The Gorn minimate is a two inch tall piece of plastic that more or less appears to be the villain from "Arena." The blockish figure comes with the rock knife used by the Gorn in the actual episode and that's a nice touch. However, this little shard of plastic is ideal for being stuck in a baby's mouth and being lost forever. It might not be much of a choking hazard because it's so small it might not even be able to be lodged in an airway, but honestly I don't think it's worth the risk!
The figures are articulated, I have to give Diamond Select that; the head, shoulders, elbows, wrists, waist, knees and thigh-socket are all articulated. Given, however, the way the feet are essentially little blocks, the leg articulation does little as far as posability of the figure. It needs to be stood flatfooted in order to remain up and as a result, the knee and thigh articulation are a bit of a waste.
Which leads to the question of playability. I don't get the point of this figure. Sure, you can pose the Gorn, ready to slay Captain Kirk or (perhaps) looking like it will mix a drink for the other Minimates, but the scale is prohibitive for playing with others and the posability is pretty rotten for simply displaying. As far as a toy goes, this basically seems like an ideal toy for a young child to pick up, pop in their mouth and get lodged there as a result of the limb articulation.
I tend to look at the Star Trek toy lines through the eyes of a collector. As a fan of the Star Trek franchise, toys from Star Trek that I've collected have to be pretty special and, well, collectible. I'm not sure what makes minimates collectible other than that Trek-fans are told they can collect them. In any case, the best collectibles remind the buyer of the subject of the collectible. The best collectible toys rock because of the realism to the likeness of the character they are supposed to represent and articulation. Quite simply, the best collectible toys are the most striking likenesses of the characters they represent for collectors and great articulation for those who bother to take it out of the pack for play enthusiasts or those who want to actually display their figures.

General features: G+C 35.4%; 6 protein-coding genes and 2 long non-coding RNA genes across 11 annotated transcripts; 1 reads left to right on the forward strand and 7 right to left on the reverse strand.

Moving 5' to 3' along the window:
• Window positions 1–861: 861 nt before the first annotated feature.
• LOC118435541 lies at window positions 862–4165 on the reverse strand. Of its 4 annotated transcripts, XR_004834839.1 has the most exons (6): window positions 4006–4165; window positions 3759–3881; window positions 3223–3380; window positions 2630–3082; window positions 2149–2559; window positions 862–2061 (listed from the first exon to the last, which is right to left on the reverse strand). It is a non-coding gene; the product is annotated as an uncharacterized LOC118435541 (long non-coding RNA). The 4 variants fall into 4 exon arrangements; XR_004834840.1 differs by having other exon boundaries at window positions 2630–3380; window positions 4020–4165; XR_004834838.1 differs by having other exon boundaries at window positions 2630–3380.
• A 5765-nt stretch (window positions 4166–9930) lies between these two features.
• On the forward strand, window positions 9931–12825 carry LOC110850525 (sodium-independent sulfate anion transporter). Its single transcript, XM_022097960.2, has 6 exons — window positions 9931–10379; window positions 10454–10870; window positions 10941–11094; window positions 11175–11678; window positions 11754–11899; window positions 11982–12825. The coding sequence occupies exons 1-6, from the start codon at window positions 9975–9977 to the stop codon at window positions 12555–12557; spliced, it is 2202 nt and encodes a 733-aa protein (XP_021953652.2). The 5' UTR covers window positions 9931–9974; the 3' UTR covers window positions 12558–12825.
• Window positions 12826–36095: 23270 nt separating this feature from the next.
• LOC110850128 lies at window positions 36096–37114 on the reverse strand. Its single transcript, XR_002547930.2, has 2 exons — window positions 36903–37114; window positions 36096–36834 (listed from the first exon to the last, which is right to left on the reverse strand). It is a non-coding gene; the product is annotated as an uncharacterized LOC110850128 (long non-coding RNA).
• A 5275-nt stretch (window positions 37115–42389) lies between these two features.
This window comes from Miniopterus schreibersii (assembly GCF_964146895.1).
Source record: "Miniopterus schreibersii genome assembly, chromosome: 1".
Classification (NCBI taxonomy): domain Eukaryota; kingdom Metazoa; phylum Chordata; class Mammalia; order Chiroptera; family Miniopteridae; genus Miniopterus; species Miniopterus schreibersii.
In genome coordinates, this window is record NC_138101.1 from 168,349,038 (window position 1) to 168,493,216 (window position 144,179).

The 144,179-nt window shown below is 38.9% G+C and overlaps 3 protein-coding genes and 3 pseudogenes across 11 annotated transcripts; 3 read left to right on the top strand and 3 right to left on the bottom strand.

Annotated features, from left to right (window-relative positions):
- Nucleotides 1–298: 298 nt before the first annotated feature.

The Gorn minimate is neither limited nor an incredible likeness. As it is, the scale is too small for the minimate to create any realistic likeness and the generic expression on the same cylindrical head as every other minimate lacks any real definition that would define the character (outside the color of its skin and the fact that it is obviously not one of the main characters). And while the figure is articulated at twelve points, much of that articulation is pointless and cannot be used to pose the toy for displays in intriguing fashions. And Kirk . . . well, it's Lego Kirk in a torn uniform as far as I'm concerned.
There are far better ways to spend one's fan dollars than on this two-pack.
For other somewhat ridiculous toys, please check out my reviews of:
Scotty Wacky Wobbler
Kubricks Watchmen Set B
Lost Shannon Rutherford action figure
For other toy reviews, please visit my index page!
© 2008, 2010 W.L. Swarts. May not be reprinted without permission.